This a trend that’s been exemplified by some high profile acquisitions made a few companies including Google, Yahoo and Microsoft. Since the dot-com era, Internet IPOs are much less common, and there are a lot startups whose main goal is to be bought out by a bigger company. It doesn’t always have to be a billion dollar acquisition by Google; there are many small (under $1 million) acquisitions made by medium sized companies.
This is a risky model to say the least. There are many factors that cause an acquisition to take place, most of which are out of the control of a small business. While Google might acquire your company because it creates synergy with their products, they also might purchase a competitor or just build your product themselves.
Investment: Very High. It’s very unlikely that you will be acquired without having a large number of existing users and/or a proven track record. This means not only building your business and marketing it, but sustaining it and growing it to the point where another company finds value in what you’re doing. You almost certainly need outside investments to get you to this point, which means angel funding or more likely venture funding. This opens up a new set of challenges as you now need to market your business to an investor.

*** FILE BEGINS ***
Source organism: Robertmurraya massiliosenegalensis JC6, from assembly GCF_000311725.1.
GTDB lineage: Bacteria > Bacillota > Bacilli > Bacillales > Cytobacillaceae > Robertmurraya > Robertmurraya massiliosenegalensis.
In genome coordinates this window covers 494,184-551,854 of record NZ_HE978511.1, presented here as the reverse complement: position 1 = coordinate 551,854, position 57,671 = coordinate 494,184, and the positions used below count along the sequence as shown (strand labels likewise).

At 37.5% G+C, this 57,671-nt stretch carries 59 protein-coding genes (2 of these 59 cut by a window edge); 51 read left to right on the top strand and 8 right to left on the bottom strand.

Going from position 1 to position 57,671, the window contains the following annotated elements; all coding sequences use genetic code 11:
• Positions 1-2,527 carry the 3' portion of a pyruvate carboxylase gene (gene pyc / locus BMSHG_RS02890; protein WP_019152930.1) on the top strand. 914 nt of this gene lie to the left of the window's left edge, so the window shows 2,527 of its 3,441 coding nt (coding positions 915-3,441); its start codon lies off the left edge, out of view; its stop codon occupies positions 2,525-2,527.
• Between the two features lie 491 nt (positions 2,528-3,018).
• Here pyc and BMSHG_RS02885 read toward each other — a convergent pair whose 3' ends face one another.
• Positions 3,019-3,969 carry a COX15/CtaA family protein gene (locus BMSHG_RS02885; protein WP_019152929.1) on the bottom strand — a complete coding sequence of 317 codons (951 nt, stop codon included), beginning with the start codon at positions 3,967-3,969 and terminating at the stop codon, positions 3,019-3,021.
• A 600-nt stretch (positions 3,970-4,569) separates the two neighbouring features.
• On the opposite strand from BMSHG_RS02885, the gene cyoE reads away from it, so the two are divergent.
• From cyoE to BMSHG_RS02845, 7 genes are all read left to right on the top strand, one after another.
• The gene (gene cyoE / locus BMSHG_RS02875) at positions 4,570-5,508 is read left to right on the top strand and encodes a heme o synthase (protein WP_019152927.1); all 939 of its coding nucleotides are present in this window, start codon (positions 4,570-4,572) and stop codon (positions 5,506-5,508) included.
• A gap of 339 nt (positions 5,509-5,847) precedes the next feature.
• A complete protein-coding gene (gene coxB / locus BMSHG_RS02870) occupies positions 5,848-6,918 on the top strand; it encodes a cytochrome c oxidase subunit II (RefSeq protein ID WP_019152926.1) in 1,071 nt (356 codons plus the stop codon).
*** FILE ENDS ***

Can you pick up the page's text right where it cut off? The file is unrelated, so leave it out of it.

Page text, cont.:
Odds of success: Very Low. For every very public example like YouTube (which Google acquired for $1.2 billion) there are countless unseen examples of failed companies who never see the big payday and run out of money trying.
Potential return: Very High. If you’re one of the lucky examples, you can easily make tens of millions (or more). But remember the odds of this happening are low. Make sure you’re willing to take a big risk for a potentially big reward.
5. Get traffic/users, then choose one or more of the above
This is a bit of a side case that doesn’t exactly compare to the examples above, but is worth mentioning nonetheless. There are a growing number of companies that launch without figuring out how they will make money.
The idea is to focus on getting a large number of users, and that when that happens, making money from those users is comparatively “easy”. Twitter is a high profile example of this, having only recently starting to announce a business model. When the time comes, any of the above models can be considered.
Investment: High. Outside funding (angel or venture) is almost certainly required.
Odds of success: This is hard to say, as the market hasn’t really played itself out for this one. My personal opinion is that the odds are still very low, because outside funding means that investors will want a big return, and it’s unlikely advertising will do that. This means one of two things. Either you come up a really great paid service, and even then you’re at a disadvantage as you now have to either convince people to pay for something that used to be free, or create a really good new idea that people will pay for. The other option is to look for an acquisition, which is also risky as discussed above.
Potential return: High. If you’re able to get a large number of users, you get to start with a big customer base. Or if you sell the company, you can possibly get a nice payday.
If you want help building a business, or just want to discuss a potential business, please contact us — online business is our passion!